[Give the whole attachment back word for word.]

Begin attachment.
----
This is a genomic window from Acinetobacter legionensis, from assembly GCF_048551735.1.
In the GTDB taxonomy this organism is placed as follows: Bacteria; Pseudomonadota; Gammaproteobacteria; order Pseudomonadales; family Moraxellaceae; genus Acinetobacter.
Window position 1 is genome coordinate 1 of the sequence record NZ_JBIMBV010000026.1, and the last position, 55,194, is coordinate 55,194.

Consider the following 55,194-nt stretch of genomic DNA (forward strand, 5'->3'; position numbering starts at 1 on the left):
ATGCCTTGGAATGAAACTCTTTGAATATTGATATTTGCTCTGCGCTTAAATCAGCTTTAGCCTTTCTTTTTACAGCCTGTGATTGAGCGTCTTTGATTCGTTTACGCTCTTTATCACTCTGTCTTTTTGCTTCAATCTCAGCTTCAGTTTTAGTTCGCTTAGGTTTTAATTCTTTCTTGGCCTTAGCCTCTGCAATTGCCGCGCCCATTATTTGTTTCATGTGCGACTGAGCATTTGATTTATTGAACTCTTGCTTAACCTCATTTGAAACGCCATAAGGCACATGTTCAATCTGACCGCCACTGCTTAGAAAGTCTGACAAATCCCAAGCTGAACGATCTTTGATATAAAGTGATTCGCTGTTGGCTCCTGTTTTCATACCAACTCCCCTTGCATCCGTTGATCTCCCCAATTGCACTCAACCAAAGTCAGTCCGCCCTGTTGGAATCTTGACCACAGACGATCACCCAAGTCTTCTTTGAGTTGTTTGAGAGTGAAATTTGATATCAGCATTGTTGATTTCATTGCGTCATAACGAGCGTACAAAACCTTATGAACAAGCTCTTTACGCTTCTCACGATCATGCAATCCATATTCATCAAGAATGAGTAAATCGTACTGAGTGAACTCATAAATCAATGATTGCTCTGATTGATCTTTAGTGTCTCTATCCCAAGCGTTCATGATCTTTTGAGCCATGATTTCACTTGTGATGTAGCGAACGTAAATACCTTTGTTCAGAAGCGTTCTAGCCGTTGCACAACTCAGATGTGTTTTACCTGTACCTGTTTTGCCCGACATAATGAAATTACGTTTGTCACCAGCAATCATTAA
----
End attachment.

This is a genomic window from Acinetobacter legionensis, from assembly GCF_048551735.1.
In the GTDB taxonomy this organism is placed as follows: Bacteria; Pseudomonadota; Gammaproteobacteria; order Pseudomonadales; family Moraxellaceae; genus Acinetobacter.
Window position 1 is genome coordinate 1 of the sequence record NZ_JBIMBV010000026.1, and the last position, 55,194, is coordinate 55,194.

Consider the following 55,194-nt stretch of genomic DNA (forward strand, 5'->3'; position numbering starts at 1 on the left):
ATGCCTTGGAATGAAACTCTTTGAATATTGATATTTGCTCTGCGCTTAAATCAGCTTTAGCCTTTCTTTTTACAGCCTGTGATTGAGCGTCTTTGATTCGTTTACGCTCTTTATCACTCTGTCTTTTTGCTTCAATCTCAGCTTCAGTTTTAGTTCGCTTAGGTTTTAATTCTTTCTTGGCCTTAGCCTCTGCAATTGCCGCGCCCATTATTTGTTTCATGTGCGACTGAGCATTTGATTTATTGAACTCTTGCTTAACCTCATTTGAAACGCCATAAGGCACATGTTCAATCTGACCGCCACTGCTTAGAAAGTCTGACAAATCCCAAGCTGAACGATCTTTGATATAAAGTGATTCGCTGTTGGCTCCTGTTTTCATACCAACTCCCCTTGCATCCGTTGATCTCCCCAATTGCACTCAACCAAAGTCAGTCCGCCCTGTTGGAATCTTGACCACAGACGATCACCCAAGTCTTCTTTGAGTTGTTTGAGAGTGAAATTTGATATCAGCATTGTTGATTTCATTGCGTCATAACGAGCGTACAAAACCTTATGAACAAGCTCTTTACGCTTCTCACGATCATGCAATCCATATTCATCAAGAATGAGTAAATCGTACTGAGTGAACTCATAAATCAATGATTGCTCTGATTGATCTTTAGTGTCTCTATCCCAAGCGTTCATGATCTTTTGAGCCATGATTTCACTTGTGATGTAGCGAACGTAAATACCTTTGTTCAGAAGCGTTCTAGCCGTTGCACAACTCAGATGTGTTTTACCTGTACCTGTTTTGCCCGACATAATGAAATTACGTTTGTCACCAGCAATCATTAA